Including work from Studio Ghibli master Takahata Isao, visual magician Jean-Pierre Jeunet, and the king of arts and crafts aesthetic Michel Gondry, this mix of hypnotic and hilarious films already guarantees that NZIFF 2014 will be a memorable one.
The films are:
Following his Oscar-nominated Waltz with Bashir, Ari Folman continues his foray into the world of animation with this audacious sci-fi film that combines live action Hollywood satire with dazzlingly surreal animation.
A comic nightmare of three strange characters connected by unsolved crimes and the local newspaper, Christopher Sullivan’s animated slice of small-town Americana is as far from family-friendly as animated features come.
Is the Man Who Is Tall Happy?
Director Michel Gondry (Eternal Sunshine of the Spotless Mind, Mood Indigo) and philosopher-activist Noam Chomsky talk about life and language in a conversation gorgeously illuminated with Gondry’s hand-drawn animations.
In this charming and ingeniously elaborate anime world one tribe’s gravity is another tribe’s anti-gravity. A plucky upside-down girl and a gallant right-way-up boy switch perspectives.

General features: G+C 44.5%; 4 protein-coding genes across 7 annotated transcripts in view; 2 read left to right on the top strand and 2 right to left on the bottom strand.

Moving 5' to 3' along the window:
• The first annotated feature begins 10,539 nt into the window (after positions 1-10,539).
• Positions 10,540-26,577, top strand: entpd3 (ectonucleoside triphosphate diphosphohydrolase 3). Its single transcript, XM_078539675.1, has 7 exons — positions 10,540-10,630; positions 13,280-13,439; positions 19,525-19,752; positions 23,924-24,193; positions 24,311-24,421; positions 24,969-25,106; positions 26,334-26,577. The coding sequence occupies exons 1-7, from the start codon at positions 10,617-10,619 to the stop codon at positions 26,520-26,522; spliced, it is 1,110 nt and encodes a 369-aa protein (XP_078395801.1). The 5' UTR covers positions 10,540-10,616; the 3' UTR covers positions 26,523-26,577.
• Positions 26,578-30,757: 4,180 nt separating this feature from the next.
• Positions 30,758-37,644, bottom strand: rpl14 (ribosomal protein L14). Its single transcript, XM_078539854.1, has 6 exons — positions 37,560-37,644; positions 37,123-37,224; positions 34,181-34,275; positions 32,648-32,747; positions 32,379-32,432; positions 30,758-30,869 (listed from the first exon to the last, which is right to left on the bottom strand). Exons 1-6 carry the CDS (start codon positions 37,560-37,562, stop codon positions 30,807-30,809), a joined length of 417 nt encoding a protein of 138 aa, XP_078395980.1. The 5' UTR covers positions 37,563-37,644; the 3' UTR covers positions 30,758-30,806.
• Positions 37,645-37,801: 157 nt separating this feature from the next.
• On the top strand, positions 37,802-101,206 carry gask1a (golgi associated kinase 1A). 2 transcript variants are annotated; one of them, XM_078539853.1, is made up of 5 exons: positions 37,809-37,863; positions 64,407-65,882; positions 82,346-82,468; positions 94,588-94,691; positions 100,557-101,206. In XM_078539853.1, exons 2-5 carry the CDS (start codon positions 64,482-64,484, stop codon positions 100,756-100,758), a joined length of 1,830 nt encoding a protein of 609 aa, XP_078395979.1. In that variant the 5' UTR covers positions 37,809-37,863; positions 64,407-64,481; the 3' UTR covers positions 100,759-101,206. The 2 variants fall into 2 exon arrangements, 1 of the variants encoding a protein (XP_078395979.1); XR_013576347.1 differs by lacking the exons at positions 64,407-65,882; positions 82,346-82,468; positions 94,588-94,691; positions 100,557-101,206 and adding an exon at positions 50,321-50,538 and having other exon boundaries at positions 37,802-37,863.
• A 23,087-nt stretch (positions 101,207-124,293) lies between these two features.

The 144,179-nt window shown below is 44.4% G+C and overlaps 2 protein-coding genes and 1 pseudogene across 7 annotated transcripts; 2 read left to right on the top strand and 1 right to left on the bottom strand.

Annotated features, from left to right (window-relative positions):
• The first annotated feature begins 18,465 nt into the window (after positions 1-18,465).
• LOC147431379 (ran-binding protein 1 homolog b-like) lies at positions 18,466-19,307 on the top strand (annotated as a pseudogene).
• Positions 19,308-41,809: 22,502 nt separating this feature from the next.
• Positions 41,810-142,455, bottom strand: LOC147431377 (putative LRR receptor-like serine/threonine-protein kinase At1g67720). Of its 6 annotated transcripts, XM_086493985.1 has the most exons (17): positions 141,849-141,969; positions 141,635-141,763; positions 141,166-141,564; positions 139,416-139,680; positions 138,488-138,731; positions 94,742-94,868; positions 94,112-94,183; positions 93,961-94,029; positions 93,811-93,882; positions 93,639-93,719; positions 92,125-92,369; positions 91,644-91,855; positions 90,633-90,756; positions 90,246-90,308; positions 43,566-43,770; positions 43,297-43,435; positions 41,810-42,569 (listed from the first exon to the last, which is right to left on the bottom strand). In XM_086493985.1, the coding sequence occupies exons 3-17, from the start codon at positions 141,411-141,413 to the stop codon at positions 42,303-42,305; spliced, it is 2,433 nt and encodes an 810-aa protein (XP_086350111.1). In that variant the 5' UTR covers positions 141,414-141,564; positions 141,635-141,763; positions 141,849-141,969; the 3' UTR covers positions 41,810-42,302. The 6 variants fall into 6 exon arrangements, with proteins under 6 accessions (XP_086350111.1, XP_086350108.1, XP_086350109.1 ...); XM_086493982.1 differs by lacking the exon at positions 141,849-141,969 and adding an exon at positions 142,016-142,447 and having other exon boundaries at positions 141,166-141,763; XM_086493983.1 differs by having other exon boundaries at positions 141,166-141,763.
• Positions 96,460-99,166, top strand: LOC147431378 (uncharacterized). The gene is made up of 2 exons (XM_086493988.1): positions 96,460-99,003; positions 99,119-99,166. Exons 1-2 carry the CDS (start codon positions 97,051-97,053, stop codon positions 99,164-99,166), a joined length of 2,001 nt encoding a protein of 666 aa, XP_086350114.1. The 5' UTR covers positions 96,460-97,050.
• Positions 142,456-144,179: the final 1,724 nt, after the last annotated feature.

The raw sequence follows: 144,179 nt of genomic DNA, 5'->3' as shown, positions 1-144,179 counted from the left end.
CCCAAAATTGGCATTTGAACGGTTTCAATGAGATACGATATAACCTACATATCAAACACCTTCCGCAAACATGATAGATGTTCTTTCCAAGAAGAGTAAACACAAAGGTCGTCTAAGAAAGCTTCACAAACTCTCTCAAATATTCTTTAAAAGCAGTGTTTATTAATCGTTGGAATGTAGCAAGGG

The Tale of The Princess Kaguya
Hot on the heels of Miyazaki’s The Wind Rises comes another animated masterpiece. Studio Ghibli co-founder Takahata’s rich and astonishing swansong vividly brings an ancient Japanese folktale to life.
The Young and Prodigious T.S. Spivet (3D)
The director of Amelie and Delicatessen takes to 3D and delights with his abundant visual wit in this tale of a ten-year-old boy genius’s attempts to understand his weird family and the even weirder wider world.
Why Don’t You Play In Hell?
The latest from Japanese cult favourite Sono Sion (Suicide Club, Love Exposure) delivers a rousing and hilarious midnight movie pitching two bloodthirsty Yakuza clans against a band of chaotic wannabe filmmakers.
Tickets will be on sale in Auckland from Friday 27 June via Ticketmaster, and in Wellington from Tuesday 1 July via the NZIFF website.